Since its founding in 1927, the Highlands Biological Station has had a wider scope than research alone. A quote from Ralph Sargent’s book “Biology in the Blue Ridge” (1977) summarizes this idea nicely – “[The Highlands Biological Station] has sought to interest local residents, visitors, and the general public in the full natural and cultural history of the region and to bring to them awareness of and care for the whole environment, physical, biological, and human of the southern mountains.” One of the Station’s most enduring avenues for spreading this interest has been the tradition of weekly summer lectures. Every summer the Highlands Nature Center hosts evening lectures on Thursdays focused on the theme of natural history and conservation, a tradition that began in the 1930s. Today, these lectures are known as the Zahner Conservation Lecture Series. Named for the significant contributions of Dr. Robert Zahner and his wife Glenda, of Highlands, to land conservation efforts on the Highlands Plateau, the Zahner Conservation Lecture Series serves to educate and inspire the public through a series of talks from well-known regional scientists, conservationists, artists, and writers. The series is made possible by the Highlands Biological Foundation, and from donations from numerous individuals and local organizations. The public is invited to participate in these free lectures, which will be held each Thursday evening at 6:30pm at the Highlands Nature Center at 930 Horse Cove Road in Highlands.
All lectures are held at 6:30pm at the Highlands Nature Center. These lectures are free and open to the public.
The Good, the Bad, and the Ugly: Fungi of the Highlands Plateau
Dr. Andrew Methven, Professor Emeritus, Eastern Illinois University
The southern Appalachian Mountains are world-renowned for an incredibly rich diversity of fleshy fungi, especially mushrooms. This lecture will introduce participants to the natural history of the southern Appalachian Mountains, major forest types, and some of the common and unusual fungi that can be encountered on a walk through the woods in the vicinity of Highlands. We’ll examine fungi that parasitize other organisms (insects and plants as well as other fungi), fungi that carry out important ecological roles in the forest (litter decomposers, wood rotters, and mycorrhizae), and interesting modes of spore dispersal. Attendees are encouraged to bring mushrooms for identification before or after the lecture.
Andrew Methven is professor emeritus of mycology in the Department of Biological Sciences at Eastern Illinois University. A native of California, Andy’s formal education in mycology began under the tutelage of Dr. Harry Thiers at San Francisco State University and continued as a doctoral student in Dr. Ron Petersen’s lab at the University of Tennessee. While living in Illinois, he has traveled extensively throughout eastern North America collecting, photographing, and identifying fungi. Andy has published three books as well as numerous scientific and popular articles on mushrooms, led mushroom identification courses in Michigan and North Carolina, and presented lectures and workshops on fungi to a variety of audiences. He now lives in Savannah, Georgia with his wife Cheryl.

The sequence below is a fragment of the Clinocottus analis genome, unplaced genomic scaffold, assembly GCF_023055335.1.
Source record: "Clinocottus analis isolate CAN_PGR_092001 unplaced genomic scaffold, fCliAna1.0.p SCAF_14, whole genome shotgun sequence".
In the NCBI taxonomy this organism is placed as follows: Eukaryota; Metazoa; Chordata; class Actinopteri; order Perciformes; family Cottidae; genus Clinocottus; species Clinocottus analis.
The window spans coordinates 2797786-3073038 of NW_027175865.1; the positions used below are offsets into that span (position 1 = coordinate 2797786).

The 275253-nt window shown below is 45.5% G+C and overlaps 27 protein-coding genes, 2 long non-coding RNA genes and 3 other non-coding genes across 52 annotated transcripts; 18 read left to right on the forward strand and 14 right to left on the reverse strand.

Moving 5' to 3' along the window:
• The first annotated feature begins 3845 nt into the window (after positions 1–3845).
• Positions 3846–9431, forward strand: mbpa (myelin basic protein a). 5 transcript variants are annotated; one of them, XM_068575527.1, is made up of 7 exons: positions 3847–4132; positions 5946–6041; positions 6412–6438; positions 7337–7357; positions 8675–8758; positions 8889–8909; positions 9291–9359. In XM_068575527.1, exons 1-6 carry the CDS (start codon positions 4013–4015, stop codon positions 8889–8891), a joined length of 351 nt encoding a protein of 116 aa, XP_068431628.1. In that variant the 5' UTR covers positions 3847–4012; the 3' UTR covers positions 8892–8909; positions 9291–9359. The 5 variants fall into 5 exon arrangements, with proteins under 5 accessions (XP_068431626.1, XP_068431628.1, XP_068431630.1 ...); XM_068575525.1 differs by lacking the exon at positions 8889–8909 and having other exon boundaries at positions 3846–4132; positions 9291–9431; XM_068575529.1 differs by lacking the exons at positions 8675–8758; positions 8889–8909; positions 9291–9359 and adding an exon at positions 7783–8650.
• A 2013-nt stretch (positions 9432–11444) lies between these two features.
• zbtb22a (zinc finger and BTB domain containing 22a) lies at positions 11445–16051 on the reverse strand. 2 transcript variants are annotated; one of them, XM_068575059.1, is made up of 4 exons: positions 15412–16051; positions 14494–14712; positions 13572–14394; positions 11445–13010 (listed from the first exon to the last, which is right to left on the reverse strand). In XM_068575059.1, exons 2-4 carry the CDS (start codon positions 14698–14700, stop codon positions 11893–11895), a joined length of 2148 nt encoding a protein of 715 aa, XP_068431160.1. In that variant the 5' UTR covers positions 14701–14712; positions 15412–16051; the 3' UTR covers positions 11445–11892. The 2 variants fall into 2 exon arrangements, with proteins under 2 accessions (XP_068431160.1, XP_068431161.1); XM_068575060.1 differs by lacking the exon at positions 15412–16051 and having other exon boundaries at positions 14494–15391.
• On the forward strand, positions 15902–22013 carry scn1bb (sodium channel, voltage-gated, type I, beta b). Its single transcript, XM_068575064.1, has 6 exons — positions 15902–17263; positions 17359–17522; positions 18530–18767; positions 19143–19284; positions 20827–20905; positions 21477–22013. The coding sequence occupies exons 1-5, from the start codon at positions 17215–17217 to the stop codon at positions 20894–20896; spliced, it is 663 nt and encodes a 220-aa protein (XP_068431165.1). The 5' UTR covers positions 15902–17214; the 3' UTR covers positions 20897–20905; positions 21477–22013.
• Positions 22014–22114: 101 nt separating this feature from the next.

The Florida Wildlife Corridor: Protecting and Conserving Existing Natural Pathways
Ms. Mallory Dimmitt, Executive Director, Florida Wildlife Corridor
The Florida Wildlife Corridor is a conservation advocacy organization focused on connecting, protecting and restoring corridors of conserved lands and waters essential for the survival of Florida’s diverse wildlife. The organization showcases the need to protect the missing links in the Corridor, preserve Florida’s waters, and sustain working lands and rural economies from the Everglades to Georgia and Alabama. A dedicated statewide Corridor will benefit wildlife, watersheds and people for generations to come. The centerpiece of this strategy is the Florida Wildlife Corridor Expedition, which is a section traversing the Everglades ecosystem.
Mallory is the Executive Director of the Florida Wildlife Corridor. Prior to this position, Mallory led The Nature Conservancy’s Colorado Plateau Initiative from Telluride, Colorado, and before that she directed the Southwest Colorado Project. Mallory earned her B.S. in Natural Resources from the University of the South and was awarded a Doris Duke Conservation Fellowship at Duke University, where she earned a Masters of Environmental Management in Environmental Economics and Policy. Mallory specializes in large landscape conservation and the nexus of agriculture and conservation, freshwater resources, and payments for ecosystem services.